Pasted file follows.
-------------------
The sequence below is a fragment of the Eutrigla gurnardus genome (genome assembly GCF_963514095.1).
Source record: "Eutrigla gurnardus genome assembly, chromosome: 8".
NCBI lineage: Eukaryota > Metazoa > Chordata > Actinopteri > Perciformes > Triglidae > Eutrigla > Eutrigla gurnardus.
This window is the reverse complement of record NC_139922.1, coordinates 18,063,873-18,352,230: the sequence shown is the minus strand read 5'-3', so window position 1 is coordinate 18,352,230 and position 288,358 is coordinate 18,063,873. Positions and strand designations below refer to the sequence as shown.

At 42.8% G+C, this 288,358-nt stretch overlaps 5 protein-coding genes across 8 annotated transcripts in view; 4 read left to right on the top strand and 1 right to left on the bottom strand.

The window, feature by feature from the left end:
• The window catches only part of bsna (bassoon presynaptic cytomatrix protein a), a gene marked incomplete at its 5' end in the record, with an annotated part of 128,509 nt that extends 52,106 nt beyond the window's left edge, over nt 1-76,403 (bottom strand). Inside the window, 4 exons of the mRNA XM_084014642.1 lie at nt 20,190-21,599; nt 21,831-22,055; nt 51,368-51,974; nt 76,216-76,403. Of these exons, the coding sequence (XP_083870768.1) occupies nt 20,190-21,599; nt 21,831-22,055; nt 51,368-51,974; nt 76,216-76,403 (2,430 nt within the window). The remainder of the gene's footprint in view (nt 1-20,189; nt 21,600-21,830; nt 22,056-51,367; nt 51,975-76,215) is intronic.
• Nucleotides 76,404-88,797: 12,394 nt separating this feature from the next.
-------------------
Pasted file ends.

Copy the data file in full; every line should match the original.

The sequence below is a fragment of the Eutrigla gurnardus genome (genome assembly GCF_963514095.1).
Source record: "Eutrigla gurnardus genome assembly, chromosome: 8".
NCBI lineage: Eukaryota > Metazoa > Chordata > Actinopteri > Perciformes > Triglidae > Eutrigla > Eutrigla gurnardus.
This window is the reverse complement of record NC_139922.1, coordinates 18,063,873-18,352,230: the sequence shown is the minus strand read 5'-3', so window position 1 is coordinate 18,352,230 and position 288,358 is coordinate 18,063,873. Positions and strand designations below refer to the sequence as shown.

At 42.8% G+C, this 288,358-nt stretch overlaps 5 protein-coding genes across 8 annotated transcripts in view; 4 read left to right on the top strand and 1 right to left on the bottom strand.

The window, feature by feature from the left end:
• The window catches only part of bsna (bassoon presynaptic cytomatrix protein a), a gene marked incomplete at its 5' end in the record, with an annotated part of 128,509 nt that extends 52,106 nt beyond the window's left edge, over nt 1-76,403 (bottom strand). Inside the window, 4 exons of the mRNA XM_084014642.1 lie at nt 20,190-21,599; nt 21,831-22,055; nt 51,368-51,974; nt 76,216-76,403. Of these exons, the coding sequence (XP_083870768.1) occupies nt 20,190-21,599; nt 21,831-22,055; nt 51,368-51,974; nt 76,216-76,403 (2,430 nt within the window). The remainder of the gene's footprint in view (nt 1-20,189; nt 21,600-21,830; nt 22,056-51,367; nt 51,975-76,215) is intronic.
• Nucleotides 76,404-88,797: 12,394 nt separating this feature from the next.